Arthrodesis fuses two bones that form a joint. The joint will not be able to move after this surgery is done. One or more joints may be done at the same time.
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This surgery is done on people with ankle or foot pain who are not helped by other methods. It may be done to ease pain from:
Problems are rare, but all procedures have some risk. The doctor will go over some problems that could happen, such as:
Things that may raise the risk of problems are:
The surgical team may meet with you to talk about:
The doctor may give:
One or more incisions will be made. Cartilage will be removed from the joint. Any repairs will be made. The bones will be connected using things like screws, plates, rods, or bone grafts. The incision will be closed with stitches or staples. It will be covered with a bandage.
Your leg will be raised to ease swelling. Pain medicine will also be given.
About 2 to 3 hours
Pain and swelling are common in the first few days. Medicine and home care can manage pain.
The usual length of stay is 2 to 4 days. If you have any problems, you may need to stay longer.
During your stay, staff will take steps to lower your chance of infection, such as:
You can also lower your chance of infection by:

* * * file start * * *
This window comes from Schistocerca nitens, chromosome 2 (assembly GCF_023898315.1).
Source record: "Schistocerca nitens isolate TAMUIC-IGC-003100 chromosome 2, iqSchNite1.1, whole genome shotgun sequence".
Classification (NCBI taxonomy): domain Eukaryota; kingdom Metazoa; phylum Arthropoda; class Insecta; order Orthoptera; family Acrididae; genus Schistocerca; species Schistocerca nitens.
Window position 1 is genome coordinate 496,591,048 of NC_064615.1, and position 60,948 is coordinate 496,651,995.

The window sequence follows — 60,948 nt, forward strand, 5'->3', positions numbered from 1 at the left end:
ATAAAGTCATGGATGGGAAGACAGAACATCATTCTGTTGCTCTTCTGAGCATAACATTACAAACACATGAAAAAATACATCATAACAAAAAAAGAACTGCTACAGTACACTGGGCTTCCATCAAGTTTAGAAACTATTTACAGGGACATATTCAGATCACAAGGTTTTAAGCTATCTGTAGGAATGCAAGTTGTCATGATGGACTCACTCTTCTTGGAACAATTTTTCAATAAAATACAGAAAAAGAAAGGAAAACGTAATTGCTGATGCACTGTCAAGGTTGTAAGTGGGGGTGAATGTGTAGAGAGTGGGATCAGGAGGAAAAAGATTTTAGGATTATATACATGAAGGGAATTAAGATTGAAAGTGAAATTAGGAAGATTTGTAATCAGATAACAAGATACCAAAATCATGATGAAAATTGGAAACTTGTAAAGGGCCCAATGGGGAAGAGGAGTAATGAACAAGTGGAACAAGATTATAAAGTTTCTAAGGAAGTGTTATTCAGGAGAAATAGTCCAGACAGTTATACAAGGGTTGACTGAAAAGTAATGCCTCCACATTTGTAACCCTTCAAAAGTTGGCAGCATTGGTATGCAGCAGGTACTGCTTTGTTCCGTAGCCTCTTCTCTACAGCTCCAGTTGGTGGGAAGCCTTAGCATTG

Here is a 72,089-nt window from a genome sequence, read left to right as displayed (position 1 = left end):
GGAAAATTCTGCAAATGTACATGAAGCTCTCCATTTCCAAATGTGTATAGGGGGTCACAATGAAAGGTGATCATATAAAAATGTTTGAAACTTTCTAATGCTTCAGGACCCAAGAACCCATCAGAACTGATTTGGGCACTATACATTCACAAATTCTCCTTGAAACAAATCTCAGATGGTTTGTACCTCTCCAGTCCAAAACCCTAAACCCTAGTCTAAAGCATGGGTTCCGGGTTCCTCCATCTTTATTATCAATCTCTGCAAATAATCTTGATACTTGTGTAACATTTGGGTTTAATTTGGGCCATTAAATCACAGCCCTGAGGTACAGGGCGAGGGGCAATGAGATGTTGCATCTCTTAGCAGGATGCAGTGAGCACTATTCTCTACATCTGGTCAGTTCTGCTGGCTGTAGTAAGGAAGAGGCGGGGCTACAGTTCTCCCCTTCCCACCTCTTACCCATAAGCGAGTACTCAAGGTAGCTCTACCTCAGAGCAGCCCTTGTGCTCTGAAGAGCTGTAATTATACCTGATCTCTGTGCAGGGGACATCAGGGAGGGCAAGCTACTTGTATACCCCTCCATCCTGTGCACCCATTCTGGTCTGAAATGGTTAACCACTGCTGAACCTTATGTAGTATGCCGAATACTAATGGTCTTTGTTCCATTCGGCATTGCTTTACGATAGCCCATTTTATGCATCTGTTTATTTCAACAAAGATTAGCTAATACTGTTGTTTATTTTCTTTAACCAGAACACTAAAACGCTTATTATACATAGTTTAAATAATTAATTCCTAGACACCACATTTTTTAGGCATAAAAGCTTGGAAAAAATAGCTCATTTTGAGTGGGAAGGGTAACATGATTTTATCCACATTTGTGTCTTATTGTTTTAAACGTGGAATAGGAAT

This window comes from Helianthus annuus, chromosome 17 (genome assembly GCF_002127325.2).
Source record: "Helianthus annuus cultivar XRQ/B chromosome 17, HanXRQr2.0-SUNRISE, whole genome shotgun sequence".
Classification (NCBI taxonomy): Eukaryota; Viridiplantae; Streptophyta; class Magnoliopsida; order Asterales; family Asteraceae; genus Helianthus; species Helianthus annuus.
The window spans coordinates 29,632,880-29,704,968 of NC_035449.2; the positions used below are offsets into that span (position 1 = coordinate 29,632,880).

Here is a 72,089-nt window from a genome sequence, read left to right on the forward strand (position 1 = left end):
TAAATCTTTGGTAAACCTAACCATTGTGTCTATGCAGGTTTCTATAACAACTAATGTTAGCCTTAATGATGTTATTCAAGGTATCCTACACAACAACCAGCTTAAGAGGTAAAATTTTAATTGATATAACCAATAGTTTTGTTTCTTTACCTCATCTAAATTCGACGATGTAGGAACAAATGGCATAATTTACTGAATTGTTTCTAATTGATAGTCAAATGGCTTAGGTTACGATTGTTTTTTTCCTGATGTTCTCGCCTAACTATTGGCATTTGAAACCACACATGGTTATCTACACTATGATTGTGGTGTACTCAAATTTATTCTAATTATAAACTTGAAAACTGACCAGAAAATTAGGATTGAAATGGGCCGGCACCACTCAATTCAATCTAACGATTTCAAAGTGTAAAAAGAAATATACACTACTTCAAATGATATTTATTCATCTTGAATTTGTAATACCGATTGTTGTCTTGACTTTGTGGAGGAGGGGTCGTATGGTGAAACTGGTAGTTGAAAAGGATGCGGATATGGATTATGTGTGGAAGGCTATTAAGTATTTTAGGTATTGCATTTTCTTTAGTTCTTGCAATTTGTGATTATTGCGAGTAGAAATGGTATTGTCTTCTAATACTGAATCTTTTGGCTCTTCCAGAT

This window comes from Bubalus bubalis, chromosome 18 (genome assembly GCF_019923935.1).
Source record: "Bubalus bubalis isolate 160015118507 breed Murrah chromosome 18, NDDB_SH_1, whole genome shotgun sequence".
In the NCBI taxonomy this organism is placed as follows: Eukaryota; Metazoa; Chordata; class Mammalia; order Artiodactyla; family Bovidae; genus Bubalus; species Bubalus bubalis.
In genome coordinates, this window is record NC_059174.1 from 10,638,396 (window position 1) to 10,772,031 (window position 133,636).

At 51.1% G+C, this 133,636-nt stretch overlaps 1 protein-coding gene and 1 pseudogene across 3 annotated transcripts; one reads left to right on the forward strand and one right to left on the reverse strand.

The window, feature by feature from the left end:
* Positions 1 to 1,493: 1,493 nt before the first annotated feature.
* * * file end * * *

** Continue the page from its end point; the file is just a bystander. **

It will take up to 4 months to heal. A cast or boot will be needed. Physical activity will be limited during recovery.
Call the doctor if you are not getting better or you have:
If you think you have an emergency, call for medical help right away.
Ortho Info—American Academy of Orthopaedic Surgeons
University of Washington School of Medicine
Canadian Orthopaedic Association
Department of Orthopaedics—The University of British Columbia
Arthritis of the foot and ankle: arthrodesis. Ortho Info—American Academy of Orthopaedic Surgeons website. Available at: http://orthoinfo.aaos.org/topic.cfm?topic=A00209. Updated December 2019. Accessed May 11, 2020.
Ankle arthrodesis. FootCareMD—American Orthopaedic Foot and Ankle Society website. Available at: http://www.aofas.org/footcaremd/treatments/Pages/Ankle-Arthrodesis.aspx. Updated 2018. Accessed May 11, 2020.
Deben SE, Pomeroy GC. Subtle cavus foot: diagnosis and management. J Am Acad Orthop Surg. 2014 Aug;22(8):512-520.
Pes cavus. EBSCO DynaMed website. Available at:https://www.dynamed.com/condition/pes-cavus. Accessed May 11, 2020.
Last reviewed February 2020 by EBSCO Medical Review Board Warren A. Bodine, DO, CAQSM Last Updated: 3/24/2021